At last week’s meeting of the Western Pacific Fishery Management Council, the National Marine Fisheries Service (NMFS) reported that the American Samoa fisheries and canneries were impacted by closure of the American Samoa based purse-seine fishery due to implementation of the WCPFC-developed Effort Limit Area for Purse Seine (ELAPS).
The Council recommended that NMFS continue to develop rulemaking to address disproportionate impacts to the economy of American Samoa from high seas effort limits applicable to US purse seine vessels.
It also recommended that a study be undertaken on the impacts of the ELAPS closure on the American Samoa economy as a whole.
American Samoa’s Council members at the Honolulu meeting were Christinna Lutu-Sanchez and Taotasi Archie Soliai.
The governor’s fisheries adviser, Vaamua Henry Sesepasara and Nate Ilaoa, the Council’s local staff member also attended.
The Council also recommended that the US Participating Territory longline-caught bigeye tuna limits remain at 2,000 metric tons (mt) per Territory for 2017.
Pending approval by the Secretary of Commerce, the Territories of American Samoa, Guam and the Commonwealth of the Northern Marina Islands (CNMI) are authorized to allocate up to 1,000 mt of their limit to US fishermen through specified fishing agreements as authorized under Amendment 7 of the Pelagic Fishery Ecosystem Plan for the Western Pacific Region.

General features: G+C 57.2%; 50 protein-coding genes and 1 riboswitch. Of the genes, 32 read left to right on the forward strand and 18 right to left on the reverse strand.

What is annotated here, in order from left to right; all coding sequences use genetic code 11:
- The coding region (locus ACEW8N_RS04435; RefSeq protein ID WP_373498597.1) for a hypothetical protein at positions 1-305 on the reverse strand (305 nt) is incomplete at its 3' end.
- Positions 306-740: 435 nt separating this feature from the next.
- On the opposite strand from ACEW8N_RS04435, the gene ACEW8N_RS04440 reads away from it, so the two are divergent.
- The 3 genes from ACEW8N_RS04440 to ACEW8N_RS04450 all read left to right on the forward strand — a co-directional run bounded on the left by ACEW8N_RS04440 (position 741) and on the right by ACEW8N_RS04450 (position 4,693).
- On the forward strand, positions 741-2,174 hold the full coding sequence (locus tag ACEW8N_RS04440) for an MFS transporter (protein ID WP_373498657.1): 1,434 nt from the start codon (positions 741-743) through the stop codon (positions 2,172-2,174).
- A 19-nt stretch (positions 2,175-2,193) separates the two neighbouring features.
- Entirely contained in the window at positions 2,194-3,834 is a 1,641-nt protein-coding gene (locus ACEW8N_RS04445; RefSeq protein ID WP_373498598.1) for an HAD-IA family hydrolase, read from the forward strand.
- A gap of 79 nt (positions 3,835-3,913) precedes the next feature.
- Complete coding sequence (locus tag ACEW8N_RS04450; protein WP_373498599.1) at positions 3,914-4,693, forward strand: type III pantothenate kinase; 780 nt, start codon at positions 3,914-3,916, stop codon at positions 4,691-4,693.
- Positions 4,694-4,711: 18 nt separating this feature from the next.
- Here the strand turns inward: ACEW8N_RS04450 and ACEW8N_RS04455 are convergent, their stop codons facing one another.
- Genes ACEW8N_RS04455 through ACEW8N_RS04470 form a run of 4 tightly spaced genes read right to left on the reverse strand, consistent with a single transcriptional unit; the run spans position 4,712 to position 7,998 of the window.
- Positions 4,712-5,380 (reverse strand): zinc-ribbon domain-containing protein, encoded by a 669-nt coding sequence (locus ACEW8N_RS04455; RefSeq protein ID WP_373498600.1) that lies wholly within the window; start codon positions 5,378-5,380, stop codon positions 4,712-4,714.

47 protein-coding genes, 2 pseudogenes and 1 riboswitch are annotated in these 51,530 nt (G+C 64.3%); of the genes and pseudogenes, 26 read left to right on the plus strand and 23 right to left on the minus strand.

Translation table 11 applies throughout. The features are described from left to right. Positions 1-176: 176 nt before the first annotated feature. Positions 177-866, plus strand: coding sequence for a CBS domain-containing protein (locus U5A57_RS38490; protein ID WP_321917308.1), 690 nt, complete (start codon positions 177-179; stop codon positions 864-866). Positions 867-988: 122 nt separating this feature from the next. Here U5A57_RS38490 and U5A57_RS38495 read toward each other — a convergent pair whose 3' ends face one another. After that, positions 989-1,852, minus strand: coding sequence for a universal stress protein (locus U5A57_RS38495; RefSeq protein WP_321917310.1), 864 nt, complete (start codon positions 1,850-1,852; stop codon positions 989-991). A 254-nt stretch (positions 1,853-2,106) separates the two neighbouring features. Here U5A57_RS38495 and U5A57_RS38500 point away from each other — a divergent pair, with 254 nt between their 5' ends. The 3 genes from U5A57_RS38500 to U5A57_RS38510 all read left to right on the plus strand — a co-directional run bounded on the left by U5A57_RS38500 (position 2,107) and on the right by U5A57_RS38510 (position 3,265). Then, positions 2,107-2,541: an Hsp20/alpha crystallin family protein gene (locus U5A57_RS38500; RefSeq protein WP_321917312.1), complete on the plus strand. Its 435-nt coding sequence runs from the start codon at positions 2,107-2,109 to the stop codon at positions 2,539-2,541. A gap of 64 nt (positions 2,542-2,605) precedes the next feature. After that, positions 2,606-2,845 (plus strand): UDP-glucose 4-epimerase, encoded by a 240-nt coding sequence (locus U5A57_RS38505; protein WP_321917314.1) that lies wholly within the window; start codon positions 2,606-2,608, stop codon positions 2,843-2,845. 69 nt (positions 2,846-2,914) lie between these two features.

The amendment, which has been in place since 2014, requires that the Territory longline-caught bigeye tuna limits be reviewed and recommended on an annual basis.
Transference of a portion of their quota provides the Territories with funding for fisheries development projects in their respective Marine Conservation Plans.
These plans are developed by the respective governors, in consultation with the Council and approved by the Commerce Secretary.
“The transfers also help to stabilize Hawai’i’s local fresh tuna market,”said Council Executive Director Kitty M. Simonds.
Hawai’i longline vessels are subject to US longline-caught bigeye tuna quota, based on Hawai’i’s 2004 catch and incrementally decreased per the conservation and management measures developed by the Western and Central Pacific Fisheries Commission (WCPFC), of which the United States is a member.
In recent years, Hawai’i has reached the US quota progressively earlier in the year. NOAA analysis presented a the Council meeting last week indicates that this is due to increased size and higher catch rates of bigeye tuna in the fishery.